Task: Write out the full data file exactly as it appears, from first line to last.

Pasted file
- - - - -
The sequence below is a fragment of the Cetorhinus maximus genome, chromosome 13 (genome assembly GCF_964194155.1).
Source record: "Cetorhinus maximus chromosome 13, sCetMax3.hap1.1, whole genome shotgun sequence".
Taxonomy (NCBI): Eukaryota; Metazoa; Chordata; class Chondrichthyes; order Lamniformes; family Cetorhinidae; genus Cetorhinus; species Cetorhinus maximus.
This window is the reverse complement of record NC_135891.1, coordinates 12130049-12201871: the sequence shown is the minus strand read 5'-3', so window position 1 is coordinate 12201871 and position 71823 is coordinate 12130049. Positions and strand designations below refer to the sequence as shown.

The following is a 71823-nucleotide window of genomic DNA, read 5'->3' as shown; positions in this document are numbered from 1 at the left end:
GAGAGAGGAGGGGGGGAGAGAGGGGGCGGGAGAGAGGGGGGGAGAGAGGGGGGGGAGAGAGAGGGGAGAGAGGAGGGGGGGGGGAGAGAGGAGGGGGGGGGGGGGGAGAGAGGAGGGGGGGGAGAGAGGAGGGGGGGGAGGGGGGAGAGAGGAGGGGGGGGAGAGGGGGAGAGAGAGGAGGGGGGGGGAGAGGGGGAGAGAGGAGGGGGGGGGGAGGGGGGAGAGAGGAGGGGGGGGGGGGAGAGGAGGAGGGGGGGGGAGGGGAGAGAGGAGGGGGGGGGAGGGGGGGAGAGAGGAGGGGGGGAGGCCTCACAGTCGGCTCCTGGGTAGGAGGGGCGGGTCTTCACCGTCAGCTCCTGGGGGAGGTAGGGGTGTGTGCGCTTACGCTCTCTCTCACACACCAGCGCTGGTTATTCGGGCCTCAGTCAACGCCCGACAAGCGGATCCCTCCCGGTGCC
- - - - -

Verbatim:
The sequence below is a fragment of the Cetorhinus maximus genome, chromosome 13 (genome assembly GCF_964194155.1).
Source record: "Cetorhinus maximus chromosome 13, sCetMax3.hap1.1, whole genome shotgun sequence".
Taxonomy (NCBI): Eukaryota; Metazoa; Chordata; class Chondrichthyes; order Lamniformes; family Cetorhinidae; genus Cetorhinus; species Cetorhinus maximus.
This window is the reverse complement of record NC_135891.1, coordinates 12130049-12201871: the sequence shown is the minus strand read 5'-3', so window position 1 is coordinate 12201871 and position 71823 is coordinate 12130049. Positions and strand designations below refer to the sequence as shown.

The following is a 71823-nucleotide window of genomic DNA, read 5'->3' as shown; positions in this document are numbered from 1 at the left end:
GAGAGAGGAGGGGGGGAGAGAGGGGGCGGGAGAGAGGGGGGGAGAGAGGGGGGGGAGAGAGAGGGGAGAGAGGAGGGGGGGGGGAGAGAGGAGGGGGGGGGGGGGGAGAGAGGAGGGGGGGGAGAGAGGAGGGGGGGGAGGGGGGAGAGAGGAGGGGGGGGAGAGGGGGAGAGAGAGGAGGGGGGGGGAGAGGGGGAGAGAGGAGGGGGGGGGGAGGGGGGAGAGAGGAGGGGGGGGGGGGAGAGGAGGAGGGGGGGGGAGGGGAGAGAGGAGGGGGGGGGAGGGGGGGAGAGAGGAGGGGGGGAGGCCTCACAGTCGGCTCCTGGGTAGGAGGGGCGGGTCTTCACCGTCAGCTCCTGGGGGAGGTAGGGGTGTGTGCGCTTACGCTCTCTCTCACACACCAGCGCTGGTTATTCGGGCCTCAGTCAACGCCCGACAAGCGGATCCCTCCCGGTGCC